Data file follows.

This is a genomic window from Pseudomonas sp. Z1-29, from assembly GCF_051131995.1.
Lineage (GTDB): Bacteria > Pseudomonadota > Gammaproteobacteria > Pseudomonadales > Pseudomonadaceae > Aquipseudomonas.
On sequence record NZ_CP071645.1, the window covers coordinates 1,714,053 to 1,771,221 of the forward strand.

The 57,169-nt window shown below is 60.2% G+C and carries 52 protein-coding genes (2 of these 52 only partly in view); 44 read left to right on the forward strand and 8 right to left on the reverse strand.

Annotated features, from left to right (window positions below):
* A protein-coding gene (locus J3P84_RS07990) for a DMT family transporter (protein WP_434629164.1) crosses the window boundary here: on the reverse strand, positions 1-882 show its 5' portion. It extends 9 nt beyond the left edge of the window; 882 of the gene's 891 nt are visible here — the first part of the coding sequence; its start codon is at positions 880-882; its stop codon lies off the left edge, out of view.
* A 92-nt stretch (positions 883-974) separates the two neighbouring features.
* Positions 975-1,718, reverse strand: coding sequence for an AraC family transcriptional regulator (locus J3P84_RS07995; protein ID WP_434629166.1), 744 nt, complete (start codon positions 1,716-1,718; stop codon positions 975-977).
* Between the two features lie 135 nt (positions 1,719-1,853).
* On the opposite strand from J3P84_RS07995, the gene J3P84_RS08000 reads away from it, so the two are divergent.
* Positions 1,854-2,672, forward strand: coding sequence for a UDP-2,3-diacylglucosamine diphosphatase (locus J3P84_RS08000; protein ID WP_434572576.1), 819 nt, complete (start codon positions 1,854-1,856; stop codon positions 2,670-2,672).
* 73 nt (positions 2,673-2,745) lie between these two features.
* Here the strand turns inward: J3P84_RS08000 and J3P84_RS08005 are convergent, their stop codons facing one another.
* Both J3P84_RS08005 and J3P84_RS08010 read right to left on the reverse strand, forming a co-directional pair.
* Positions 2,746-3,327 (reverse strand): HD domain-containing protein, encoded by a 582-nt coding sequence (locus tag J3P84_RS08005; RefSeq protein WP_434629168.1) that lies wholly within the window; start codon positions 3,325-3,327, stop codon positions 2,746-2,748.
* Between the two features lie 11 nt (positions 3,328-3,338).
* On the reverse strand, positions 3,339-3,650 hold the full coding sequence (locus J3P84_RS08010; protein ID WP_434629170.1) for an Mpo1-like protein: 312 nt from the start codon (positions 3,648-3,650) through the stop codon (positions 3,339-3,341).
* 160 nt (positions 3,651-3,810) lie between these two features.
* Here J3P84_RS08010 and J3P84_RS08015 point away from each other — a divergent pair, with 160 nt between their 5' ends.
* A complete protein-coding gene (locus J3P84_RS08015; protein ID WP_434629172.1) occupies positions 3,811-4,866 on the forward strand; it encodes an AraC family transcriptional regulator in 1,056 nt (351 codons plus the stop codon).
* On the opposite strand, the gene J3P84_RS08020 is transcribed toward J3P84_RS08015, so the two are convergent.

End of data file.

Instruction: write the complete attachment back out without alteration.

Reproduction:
This is a genomic window from Pseudomonas sp. Z1-29, from assembly GCF_051131995.1.
Lineage (GTDB): Bacteria > Pseudomonadota > Gammaproteobacteria > Pseudomonadales > Pseudomonadaceae > Aquipseudomonas.
On sequence record NZ_CP071645.1, the window covers coordinates 1,714,053 to 1,771,221 of the forward strand.

The 57,169-nt window shown below is 60.2% G+C and carries 52 protein-coding genes (2 of these 52 only partly in view); 44 read left to right on the forward strand and 8 right to left on the reverse strand.

Annotated features, from left to right (window positions below):
* A protein-coding gene (locus J3P84_RS07990) for a DMT family transporter (protein WP_434629164.1) crosses the window boundary here: on the reverse strand, positions 1-882 show its 5' portion. It extends 9 nt beyond the left edge of the window; 882 of the gene's 891 nt are visible here — the first part of the coding sequence; its start codon is at positions 880-882; its stop codon lies off the left edge, out of view.
* A 92-nt stretch (positions 883-974) separates the two neighbouring features.
* Positions 975-1,718, reverse strand: coding sequence for an AraC family transcriptional regulator (locus J3P84_RS07995; protein ID WP_434629166.1), 744 nt, complete (start codon positions 1,716-1,718; stop codon positions 975-977).
* Between the two features lie 135 nt (positions 1,719-1,853).
* On the opposite strand from J3P84_RS07995, the gene J3P84_RS08000 reads away from it, so the two are divergent.
* Positions 1,854-2,672, forward strand: coding sequence for a UDP-2,3-diacylglucosamine diphosphatase (locus J3P84_RS08000; protein ID WP_434572576.1), 819 nt, complete (start codon positions 1,854-1,856; stop codon positions 2,670-2,672).
* 73 nt (positions 2,673-2,745) lie between these two features.
* Here the strand turns inward: J3P84_RS08000 and J3P84_RS08005 are convergent, their stop codons facing one another.
* Both J3P84_RS08005 and J3P84_RS08010 read right to left on the reverse strand, forming a co-directional pair.
* Positions 2,746-3,327 (reverse strand): HD domain-containing protein, encoded by a 582-nt coding sequence (locus tag J3P84_RS08005; RefSeq protein WP_434629168.1) that lies wholly within the window; start codon positions 3,325-3,327, stop codon positions 2,746-2,748.
* Between the two features lie 11 nt (positions 3,328-3,338).
* On the reverse strand, positions 3,339-3,650 hold the full coding sequence (locus J3P84_RS08010; protein ID WP_434629170.1) for an Mpo1-like protein: 312 nt from the start codon (positions 3,648-3,650) through the stop codon (positions 3,339-3,341).
* 160 nt (positions 3,651-3,810) lie between these two features.
* Here J3P84_RS08010 and J3P84_RS08015 point away from each other — a divergent pair, with 160 nt between their 5' ends.
* A complete protein-coding gene (locus J3P84_RS08015; protein ID WP_434629172.1) occupies positions 3,811-4,866 on the forward strand; it encodes an AraC family transcriptional regulator in 1,056 nt (351 codons plus the stop codon).
* On the opposite strand, the gene J3P84_RS08020 is transcribed toward J3P84_RS08015, so the two are convergent.